Singaporebrides | The Groom Room

February 2023

6 Ways to Get Your Groom More Involved in Wedding Planning

Wish you weren’t the only one planning your wedding? Try these ways to get your groom more involved!

You’re both sitting on the couch with your phones. He’s reading a manga, and you’re doing what you do with every moment of your spare time–planning the wedding. You’re texting the photographer about the pre-wedding shoot locations, while researching the best place to print the wedding invites, while simultaneously calculating how many copies of said invites to print, on the seven-tab spreadsheet on your laptop. You ask your partner, “How many colleagues are you inviting?” He grunts instead of replying. You try again, “Was it 11? I’m counting how many wedding invitations we need to print.” He doesn’t respond at all this time, and all the months of resentment, exhaustion, and rage finally boil over, and you burst into tears and scream, “Do you even want to get married!?”

If this sounds eerily familiar, rest assured that you’re not alone in feeling like your groom doesn’t care about wedding planning. Many brides shoulder the responsibility of planning this huge, logistically challenging, 200-strong event that’s supposed to celebrate them AND their partners, mostly by themselves. If you’re sick and tired of handling all the logistics, the prep work, the research, and the decision-making by yourself, it’s time to try to get your groom more involved in the wedding planning.

Vevien and Bernard’s White and Sage Wedding at The St Regis Singapore by Antelope Studios

1. Tell him why it’s important to you

Whenever you ask for his opinion on the wedding details, he says, “I don’t care; do whatever you like.” He may think that he’s making things easier by letting you choose the flowers or the stationery, but all you hear is “I don’t care.” When your groom doesn’t show an interest in the wedding planning, it can feel like he doesn’t care about the relationship that it’s celebrating. You might start feeling like the stereotypical biogical-clock-is-ticking-girlfriend who’s dragging her man down the aisle.

Your wedding is ultimately about the two of you. It’s a celebration of the monumental decision you made to spend the rest of your lives together. It’s a gathering of your closest family and friends who come to witness your commitment. It’s a party that should reflect both of your personalities and things you enjoy. Talk to your groom-to-be about why the wedding is important to you, and how his lack of involvement is making you feel. Ward off feelings of anxiety and uncertainty by remembering all the times he’s shown up for you and committed to you. Let him know that the wedding is a celebration of the both of you, and you would like him to be involved in creating the ultimate party.

2. Avoid asking his opinion on things you know he won’t care about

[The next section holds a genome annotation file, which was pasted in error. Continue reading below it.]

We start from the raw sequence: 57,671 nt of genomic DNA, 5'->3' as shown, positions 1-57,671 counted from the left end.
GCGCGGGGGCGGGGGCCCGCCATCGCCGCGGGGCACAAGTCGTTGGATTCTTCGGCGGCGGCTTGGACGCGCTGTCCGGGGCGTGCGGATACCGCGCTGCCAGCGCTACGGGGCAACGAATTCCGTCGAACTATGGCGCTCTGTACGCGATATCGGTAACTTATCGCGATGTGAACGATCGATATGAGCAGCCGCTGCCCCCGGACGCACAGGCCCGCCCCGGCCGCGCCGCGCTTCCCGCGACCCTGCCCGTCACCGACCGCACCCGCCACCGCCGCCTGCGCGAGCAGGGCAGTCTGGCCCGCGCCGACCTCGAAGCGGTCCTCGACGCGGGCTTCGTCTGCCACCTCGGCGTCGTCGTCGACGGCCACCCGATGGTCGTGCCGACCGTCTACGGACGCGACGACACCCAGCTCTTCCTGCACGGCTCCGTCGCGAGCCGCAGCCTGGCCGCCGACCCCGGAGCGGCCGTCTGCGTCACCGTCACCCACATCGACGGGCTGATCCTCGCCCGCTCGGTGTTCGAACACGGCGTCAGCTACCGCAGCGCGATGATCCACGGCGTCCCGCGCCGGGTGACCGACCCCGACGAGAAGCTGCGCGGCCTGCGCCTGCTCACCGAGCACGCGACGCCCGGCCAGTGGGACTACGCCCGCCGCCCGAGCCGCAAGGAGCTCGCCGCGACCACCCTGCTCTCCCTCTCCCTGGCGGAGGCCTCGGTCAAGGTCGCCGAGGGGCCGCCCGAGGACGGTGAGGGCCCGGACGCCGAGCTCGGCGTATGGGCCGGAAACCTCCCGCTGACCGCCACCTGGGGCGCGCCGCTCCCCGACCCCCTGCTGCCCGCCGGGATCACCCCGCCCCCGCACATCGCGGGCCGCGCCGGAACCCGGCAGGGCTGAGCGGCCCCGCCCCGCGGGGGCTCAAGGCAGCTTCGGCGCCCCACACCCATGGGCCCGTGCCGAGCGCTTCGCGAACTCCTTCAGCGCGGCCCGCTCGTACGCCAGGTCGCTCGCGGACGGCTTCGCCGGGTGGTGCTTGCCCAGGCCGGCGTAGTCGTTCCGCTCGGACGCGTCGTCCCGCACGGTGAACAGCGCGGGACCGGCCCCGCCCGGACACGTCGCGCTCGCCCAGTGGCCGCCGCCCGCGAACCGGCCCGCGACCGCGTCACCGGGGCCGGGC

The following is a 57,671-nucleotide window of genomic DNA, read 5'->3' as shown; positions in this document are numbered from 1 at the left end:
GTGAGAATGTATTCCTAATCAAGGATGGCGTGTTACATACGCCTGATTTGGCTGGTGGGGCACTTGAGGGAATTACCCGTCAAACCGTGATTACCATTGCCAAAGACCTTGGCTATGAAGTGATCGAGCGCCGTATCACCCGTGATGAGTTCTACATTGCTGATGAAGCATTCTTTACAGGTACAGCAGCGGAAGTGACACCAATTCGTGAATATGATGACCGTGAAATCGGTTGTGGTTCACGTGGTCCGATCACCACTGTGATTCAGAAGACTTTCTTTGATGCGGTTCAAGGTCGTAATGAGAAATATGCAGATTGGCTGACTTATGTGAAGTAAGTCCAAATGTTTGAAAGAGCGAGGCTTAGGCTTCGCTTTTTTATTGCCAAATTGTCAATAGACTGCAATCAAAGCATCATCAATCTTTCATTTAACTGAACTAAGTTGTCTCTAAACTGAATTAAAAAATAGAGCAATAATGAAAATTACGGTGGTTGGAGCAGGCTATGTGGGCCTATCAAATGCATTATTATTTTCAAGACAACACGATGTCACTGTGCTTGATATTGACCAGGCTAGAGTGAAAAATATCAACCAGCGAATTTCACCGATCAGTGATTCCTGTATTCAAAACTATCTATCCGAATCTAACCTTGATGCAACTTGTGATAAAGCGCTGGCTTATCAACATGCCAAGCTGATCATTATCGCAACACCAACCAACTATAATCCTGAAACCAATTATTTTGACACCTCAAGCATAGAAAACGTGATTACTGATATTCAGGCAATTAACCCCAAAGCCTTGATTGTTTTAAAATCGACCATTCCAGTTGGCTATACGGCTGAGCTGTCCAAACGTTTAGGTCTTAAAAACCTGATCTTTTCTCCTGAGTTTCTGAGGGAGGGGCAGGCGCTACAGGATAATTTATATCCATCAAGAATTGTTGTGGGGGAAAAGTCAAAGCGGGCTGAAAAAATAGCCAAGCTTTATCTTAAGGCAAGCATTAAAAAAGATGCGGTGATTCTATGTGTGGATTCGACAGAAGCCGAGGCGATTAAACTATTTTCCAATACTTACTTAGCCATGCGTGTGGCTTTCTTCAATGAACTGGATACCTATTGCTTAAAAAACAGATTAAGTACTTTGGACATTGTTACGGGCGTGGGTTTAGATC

Grooms often feel overwhelmed by the millions of little decisions that go into planning a wedding. Save yourself the ill will by simply not asking for his opinions on things like the bridesmaids dresses, the invitation font, or the colours of the napkins, if you know he won’t care about them. Picking your battles means you’ll get more focused attention on the more important aspects of your celebration.

3. Plan the honeymoon together

It’s always fun to plan a vacation, and your honeymoon will be a once-in-a-lifetime excuse to splurge on a dream destination. Get your groom excited to plan your big adventure together. He might feel more in his depth planning a trip than a wedding, and you can let him take the reins on researching the itinerary and booking the flights and accommodation while you focus on the wedding planning.

Chloe and Victor’s Bright and Citrusy Wedding at Wheeler’s Estate by Arture Photography

4. Don’t turn every date into a wedding planning meeting

Remember that the whole point of this process is to marry this man, so don’t neglect your relationship during the wedding planning. Avoid bringing up to-do lists during every date, so that it doesn’t feel like a work meeting instead of fun time hanging out together. Imagine if you were looking forward to watching the latest movie, and your boss kept interrupting the plot to get updates on your project!

5. Play to his Strengths

Instead of asking his opinion on every little detail (because he might really not care or even be able to tell the difference between letterpress or embossed invitations), why not rope in your groom by playing to his strengths? Is he good at logistics? Let him figure out if you need a sound system for the band, when you need to register at the Registry of Marriages, or organising the transportation. If he’s a foodie, why not put him in charge of researching restaurants or wedding menus? Grooms who are good with money can take over the budgeting and cash flow, as there’ll be lots of deposits and payments to keep track of. Does he like to imbibe? Let him play bartender and curate the alcoholic selection or design your signature drinks.

6. Trust Him to Take Charge

Now that you’ve identified the areas in which he can contribute, it’s time to trust your groom to take charge of them. You can get your groom to be solely in charge of the things he does or should care about, such as his outfit, his groomsmen’s outfits, the bar, or the wedding car (although maybe not the car decor). You might be tempted to check in on his progress, but try to let go so he doesn’t feel micro-managed.

Planning a wedding often falls squarely on the shoulders of the bride, but it doesn’t always have to be this way. With honest communication and trust, you can turn your groom into the other half of a wedding planning dream team.

Credits: Nissiel and Paolo’s Magical and Touching Wedding at Chijmes Hall Singapore by Rylz Photography

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6 Ways to Get Your Groom More Involved in Wedding Planning